Having completely entered this world of Du Maurier’s I broke down in tears along with Peter. Of course his sanity or insanity is jarred and he collapses. But whatever gods may be had pity on Peter. As in ancient days they let the Duchess return to Peter’s dream to console him and promise him that they would be together eternally. One assumes then that in death Peter found the happiness that had eluded him in life.

Today the theme has been explored in many variations, notably in Richard Matheson’s Somewhere In Time and also his What Dreams May Come. I have no idea whether Matheson read Du Maurier but it is not improbable. Time has passed now and Victorian literature no longer holds the place it then did but Matheson was born well before me and for my age cohort there was no literature taught written after 1914 so there’s no reason Matheson wouldn’t have been familiar with a range of Victorian authors unread today.

Du Maurier’s story at the time was as original as Dr. Jekyll and Mr. Hyde written a few years before. While The Martian, the last of the trilogy, is perhaps the weakest of the three it too is very innovative in a proto-sci-manner.   It too is a memory capsule centered around the loss of vision in one of George’s eyes. The loss seems to have been the result of a torn retina. Given the knowledge of the time there was no hope to save the eye but even then he fell in with a medical quack.

But, just as Ibbetson went to prison and the asylum and in the process discovered how to meld dreams with the Duchess of Towers, in this story he is contacted by a little fairy from Mars, the Martian of the story also named Martia. She attaches herself to the protagonist Barty Josselin. She is sort of a female Wandering Jew (another great European legend) who for centuries has been attaching herself to men as a sort succubus.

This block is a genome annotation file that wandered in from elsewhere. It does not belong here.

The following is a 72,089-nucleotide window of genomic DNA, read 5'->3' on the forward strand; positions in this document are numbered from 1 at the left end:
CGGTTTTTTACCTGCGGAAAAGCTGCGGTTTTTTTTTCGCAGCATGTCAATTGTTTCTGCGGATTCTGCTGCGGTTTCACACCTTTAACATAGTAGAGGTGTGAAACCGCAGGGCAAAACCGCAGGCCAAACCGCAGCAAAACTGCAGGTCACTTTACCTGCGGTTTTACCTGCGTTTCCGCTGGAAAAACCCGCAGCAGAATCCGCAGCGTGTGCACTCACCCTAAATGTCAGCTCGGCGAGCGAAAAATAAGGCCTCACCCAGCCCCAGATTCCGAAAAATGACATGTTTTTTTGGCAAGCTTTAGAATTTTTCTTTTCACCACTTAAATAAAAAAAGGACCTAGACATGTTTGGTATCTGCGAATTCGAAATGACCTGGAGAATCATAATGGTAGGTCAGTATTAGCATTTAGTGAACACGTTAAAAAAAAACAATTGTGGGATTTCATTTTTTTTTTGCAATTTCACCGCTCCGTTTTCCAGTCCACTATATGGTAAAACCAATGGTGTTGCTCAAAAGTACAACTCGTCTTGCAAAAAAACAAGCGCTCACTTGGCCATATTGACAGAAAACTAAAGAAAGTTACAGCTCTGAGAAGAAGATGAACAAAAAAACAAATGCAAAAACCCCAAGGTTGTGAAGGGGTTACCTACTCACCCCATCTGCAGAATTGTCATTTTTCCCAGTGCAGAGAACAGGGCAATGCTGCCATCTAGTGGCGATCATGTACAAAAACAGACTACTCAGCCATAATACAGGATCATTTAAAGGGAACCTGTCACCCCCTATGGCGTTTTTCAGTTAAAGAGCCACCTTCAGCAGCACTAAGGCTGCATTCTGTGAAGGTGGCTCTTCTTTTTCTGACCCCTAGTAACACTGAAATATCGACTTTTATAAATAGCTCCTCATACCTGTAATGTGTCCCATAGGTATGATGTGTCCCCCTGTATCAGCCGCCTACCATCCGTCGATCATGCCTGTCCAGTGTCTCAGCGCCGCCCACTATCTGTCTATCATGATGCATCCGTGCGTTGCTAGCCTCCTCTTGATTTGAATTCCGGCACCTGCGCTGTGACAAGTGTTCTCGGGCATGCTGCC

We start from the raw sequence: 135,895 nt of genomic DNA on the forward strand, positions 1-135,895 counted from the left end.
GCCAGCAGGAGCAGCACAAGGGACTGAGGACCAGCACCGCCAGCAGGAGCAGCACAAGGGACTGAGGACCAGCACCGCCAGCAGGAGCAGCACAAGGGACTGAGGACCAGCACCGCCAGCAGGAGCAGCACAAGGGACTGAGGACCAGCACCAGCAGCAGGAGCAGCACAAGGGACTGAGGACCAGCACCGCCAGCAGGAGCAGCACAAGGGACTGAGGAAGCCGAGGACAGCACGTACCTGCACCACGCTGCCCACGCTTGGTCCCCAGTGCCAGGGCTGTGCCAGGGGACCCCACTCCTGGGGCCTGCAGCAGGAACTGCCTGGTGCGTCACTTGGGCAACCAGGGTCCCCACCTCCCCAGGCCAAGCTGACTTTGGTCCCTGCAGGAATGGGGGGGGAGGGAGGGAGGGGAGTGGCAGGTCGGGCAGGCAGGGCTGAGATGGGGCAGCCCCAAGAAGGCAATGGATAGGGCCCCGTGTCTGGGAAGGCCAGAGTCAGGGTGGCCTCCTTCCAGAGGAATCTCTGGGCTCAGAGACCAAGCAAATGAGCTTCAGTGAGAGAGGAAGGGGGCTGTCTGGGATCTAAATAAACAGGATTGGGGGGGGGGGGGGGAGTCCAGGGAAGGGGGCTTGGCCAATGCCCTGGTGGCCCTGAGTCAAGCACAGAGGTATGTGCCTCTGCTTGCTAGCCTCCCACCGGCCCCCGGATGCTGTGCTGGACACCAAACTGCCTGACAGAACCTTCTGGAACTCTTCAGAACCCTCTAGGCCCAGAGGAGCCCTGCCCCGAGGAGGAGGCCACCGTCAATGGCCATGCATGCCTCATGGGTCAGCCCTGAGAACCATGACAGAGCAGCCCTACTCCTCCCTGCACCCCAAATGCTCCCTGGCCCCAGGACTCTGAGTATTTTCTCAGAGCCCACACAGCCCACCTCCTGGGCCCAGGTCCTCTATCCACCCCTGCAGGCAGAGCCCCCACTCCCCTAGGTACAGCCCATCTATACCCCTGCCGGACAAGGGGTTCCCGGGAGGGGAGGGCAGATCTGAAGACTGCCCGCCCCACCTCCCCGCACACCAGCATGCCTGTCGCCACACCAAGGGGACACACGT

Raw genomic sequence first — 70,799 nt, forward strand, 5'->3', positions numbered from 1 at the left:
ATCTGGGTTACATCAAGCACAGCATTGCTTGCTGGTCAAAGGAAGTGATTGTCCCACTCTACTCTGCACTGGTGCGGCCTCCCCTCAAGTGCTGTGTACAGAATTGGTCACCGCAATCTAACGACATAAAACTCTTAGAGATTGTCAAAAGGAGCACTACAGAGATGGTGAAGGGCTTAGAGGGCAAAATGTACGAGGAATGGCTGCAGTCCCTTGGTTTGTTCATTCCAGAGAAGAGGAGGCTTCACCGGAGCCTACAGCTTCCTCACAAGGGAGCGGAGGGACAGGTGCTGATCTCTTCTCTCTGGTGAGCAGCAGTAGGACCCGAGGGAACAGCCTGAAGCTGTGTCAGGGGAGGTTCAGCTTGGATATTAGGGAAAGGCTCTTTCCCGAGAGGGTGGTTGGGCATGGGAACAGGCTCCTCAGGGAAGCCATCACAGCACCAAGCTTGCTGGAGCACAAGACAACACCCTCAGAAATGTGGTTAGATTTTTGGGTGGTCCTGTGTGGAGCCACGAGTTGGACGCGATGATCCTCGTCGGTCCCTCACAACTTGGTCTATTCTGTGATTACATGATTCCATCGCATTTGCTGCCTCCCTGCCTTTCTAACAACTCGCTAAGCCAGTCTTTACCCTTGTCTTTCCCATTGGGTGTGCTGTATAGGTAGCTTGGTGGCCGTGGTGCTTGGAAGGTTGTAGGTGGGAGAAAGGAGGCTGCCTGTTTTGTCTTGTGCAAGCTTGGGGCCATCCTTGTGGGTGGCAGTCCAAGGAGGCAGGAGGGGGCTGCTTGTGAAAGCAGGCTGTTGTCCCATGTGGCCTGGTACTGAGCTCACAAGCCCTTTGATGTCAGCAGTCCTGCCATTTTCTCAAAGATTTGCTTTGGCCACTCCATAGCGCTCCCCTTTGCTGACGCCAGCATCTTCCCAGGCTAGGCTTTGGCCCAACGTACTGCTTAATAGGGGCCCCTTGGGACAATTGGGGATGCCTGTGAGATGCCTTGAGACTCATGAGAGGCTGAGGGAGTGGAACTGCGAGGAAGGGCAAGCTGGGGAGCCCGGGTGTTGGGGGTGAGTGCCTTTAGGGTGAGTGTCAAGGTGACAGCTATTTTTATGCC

Her term as a Wandering Fairy is up. She is intensely in love with Barty so she arranges to become his next child who is a little girl he names Marty. At a young age Marty dies and Barty dies both souls are released at the same time so that together with Barty’s memories they continue the journey after death to the heart of the sun.

Beautiful story, longingly told.

The neo-Romantic period coincided with the apex of European power in history as Europe had conquered the seas and continents of the entire world; all its peoples were its subjects. But, as always happens the moment of triumph begins the descent. Even in the first decade of the twentieth century there were those who knew that European power was in decline and then the Great War cut it short. The passing was commemorated in the American Madison Grant’s great book: The Passing Of The Great Race. Before it did a great literature was written, written in the neo-Romantic style, in a sort of fair land style. The scramble for Africa had brought nearly the whole monstrously huge continent under European control, a blessing and a curse. In European writing it is depicted as a sort of wondrous fairyland.

Europe produced three great epics over its two thousand year span, the sprawling epic of which the Iliad and Odyssey are part, the huge Arthurian cycle and finally the search for the source of the Nile that embraces the discovery of Africa. Why the last should be true isn’t clear.